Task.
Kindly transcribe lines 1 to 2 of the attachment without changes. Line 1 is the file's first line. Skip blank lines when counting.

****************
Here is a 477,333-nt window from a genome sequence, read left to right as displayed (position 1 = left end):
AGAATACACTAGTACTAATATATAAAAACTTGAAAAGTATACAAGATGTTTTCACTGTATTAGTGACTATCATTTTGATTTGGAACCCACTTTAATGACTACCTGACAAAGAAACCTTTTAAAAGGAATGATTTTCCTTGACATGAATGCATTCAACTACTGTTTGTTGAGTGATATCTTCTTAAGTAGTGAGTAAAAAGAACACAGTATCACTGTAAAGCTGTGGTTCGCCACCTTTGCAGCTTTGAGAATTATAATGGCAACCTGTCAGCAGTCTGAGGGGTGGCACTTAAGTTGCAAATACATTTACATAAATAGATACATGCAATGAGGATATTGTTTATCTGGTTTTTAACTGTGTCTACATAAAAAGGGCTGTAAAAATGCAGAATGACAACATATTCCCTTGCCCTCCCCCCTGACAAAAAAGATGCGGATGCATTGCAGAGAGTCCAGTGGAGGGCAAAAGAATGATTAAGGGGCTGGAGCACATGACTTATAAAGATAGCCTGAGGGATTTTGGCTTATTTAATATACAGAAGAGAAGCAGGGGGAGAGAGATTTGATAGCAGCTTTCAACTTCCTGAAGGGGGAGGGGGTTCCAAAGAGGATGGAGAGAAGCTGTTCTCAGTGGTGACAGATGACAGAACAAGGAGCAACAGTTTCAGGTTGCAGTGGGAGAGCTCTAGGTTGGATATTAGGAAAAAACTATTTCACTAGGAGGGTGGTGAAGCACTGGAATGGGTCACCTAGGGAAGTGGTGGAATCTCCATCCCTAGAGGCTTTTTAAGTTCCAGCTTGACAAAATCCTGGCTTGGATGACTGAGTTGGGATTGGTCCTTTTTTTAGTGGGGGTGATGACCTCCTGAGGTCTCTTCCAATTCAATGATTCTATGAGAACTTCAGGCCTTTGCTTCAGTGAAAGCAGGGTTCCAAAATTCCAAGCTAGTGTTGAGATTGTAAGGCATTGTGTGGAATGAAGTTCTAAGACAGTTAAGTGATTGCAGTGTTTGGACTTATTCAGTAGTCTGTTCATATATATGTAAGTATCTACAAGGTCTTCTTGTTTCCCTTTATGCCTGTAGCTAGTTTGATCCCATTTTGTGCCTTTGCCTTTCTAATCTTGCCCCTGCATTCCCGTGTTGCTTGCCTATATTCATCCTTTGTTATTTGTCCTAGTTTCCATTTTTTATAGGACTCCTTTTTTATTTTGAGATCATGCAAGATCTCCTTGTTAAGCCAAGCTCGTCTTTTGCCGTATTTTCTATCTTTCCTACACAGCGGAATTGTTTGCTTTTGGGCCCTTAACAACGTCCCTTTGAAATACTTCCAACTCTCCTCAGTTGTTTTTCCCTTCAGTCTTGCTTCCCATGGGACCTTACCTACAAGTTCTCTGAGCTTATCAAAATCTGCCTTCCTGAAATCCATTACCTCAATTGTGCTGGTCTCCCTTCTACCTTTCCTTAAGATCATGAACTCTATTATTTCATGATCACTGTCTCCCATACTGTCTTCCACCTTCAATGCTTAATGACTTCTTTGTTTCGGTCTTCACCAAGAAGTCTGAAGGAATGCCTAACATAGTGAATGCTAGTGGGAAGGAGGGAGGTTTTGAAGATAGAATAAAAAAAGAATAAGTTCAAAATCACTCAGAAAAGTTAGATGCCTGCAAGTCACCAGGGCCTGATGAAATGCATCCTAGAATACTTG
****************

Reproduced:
Here is a 477,333-nt window from a genome sequence, read left to right as displayed (position 1 = left end):
AGAATACACTAGTACTAATATATAAAAACTTGAAAAGTATACAAGATGTTTTCACTGTATTAGTGACTATCATTTTGATTTGGAACCCACTTTAATGACTACCTGACAAAGAAACCTTTTAAAAGGAATGATTTTCCTTGACATGAATGCATTCAACTACTGTTTGTTGAGTGATATCTTCTTAAGTAGTGAGTAAAAAGAACACAGTATCACTGTAAAGCTGTGGTTCGCCACCTTTGCAGCTTTGAGAATTATAATGGCAACCTGTCAGCAGTCTGAGGGGTGGCACTTAAGTTGCAAATACATTTACATAAATAGATACATGCAATGAGGATATTGTTTATCTGGTTTTTAACTGTGTCTACATAAAAAGGGCTGTAAAAATGCAGAATGACAACATATTCCCTTGCCCTCCCCCCTGACAAAAAAGATGCGGATGCATTGCAGAGAGTCCAGTGGAGGGCAAAAGAATGATTAAGGGGCTGGAGCACATGACTTATAAAGATAGCCTGAGGGATTTTGGCTTATTTAATATACAGAAGAGAAGCAGGGGGAGAGAGATTTGATAGCAGCTTTCAACTTCCTGAAGGGGGAGGGGGTTCCAAAGAGGATGGAGAGAAGCTGTTCTCAGTGGTGACAGATGACAGAACAAGGAGCAACAGTTTCAGGTTGCAGTGGGAGAGCTCTAGGTTGGATATTAGGAAAAAACTATTTCACTAGGAGGGTGGTGAAGCACTGGAATGGGTCACCTAGGGAAGTGGTGGAATCTCCATCCCTAGAGGCTTTTTAAGTTCCAGCTTGACAAAATCCTGGCTTGGATGACTGAGTTGGGATTGGTCCTTTTTTTAGTGGGGGTGATGACCTCCTGAGGTCTCTTCCAATTCAATGATTCTATGAGAACTTCAGGCCTTTGCTTCAGTGAAAGCAGGGTTCCAAAATTCCAAGCTAGTGTTGAGATTGTAAGGCATTGTGTGGAATGAAGTTCTAAGACAGTTAAGTGATTGCAGTGTTTGGACTTATTCAGTAGTCTGTTCATATATATGTAAGTATCTACAAGGTCTTCTTGTTTCCCTTTATGCCTGTAGCTAGTTTGATCCCATTTTGTGCCTTTGCCTTTCTAATCTTGCCCCTGCATTCCCGTGTTGCTTGCCTATATTCATCCTTTGTTATTTGTCCTAGTTTCCATTTTTTATAGGACTCCTTTTTTATTTTGAGATCATGCAAGATCTCCTTGTTAAGCCAAGCTCGTCTTTTGCCGTATTTTCTATCTTTCCTACACAGCGGAATTGTTTGCTTTTGGGCCCTTAACAACGTCCCTTTGAAATACTTCCAACTCTCCTCAGTTGTTTTTCCCTTCAGTCTTGCTTCCCATGGGACCTTACCTACAAGTTCTCTGAGCTTATCAAAATCTGCCTTCCTGAAATCCATTACCTCAATTGTGCTGGTCTCCCTTCTACCTTTCCTTAAGATCATGAACTCTATTATTTCATGATCACTGTCTCCCATACTGTCTTCCACCTTCAATGCTTAATGACTTCTTTGTTTCGGTCTTCACCAAGAAGTCTGAAGGAATGCCTAACATAGTGAATGCTAGTGGGAAGGAGGGAGGTTTTGAAGATAGAATAAAAAAAGAATAAGTTCAAAATCACTCAGAAAAGTTAGATGCCTGCAAGTCACCAGGGCCTGATGAAATGCATCCTAGAATACTTG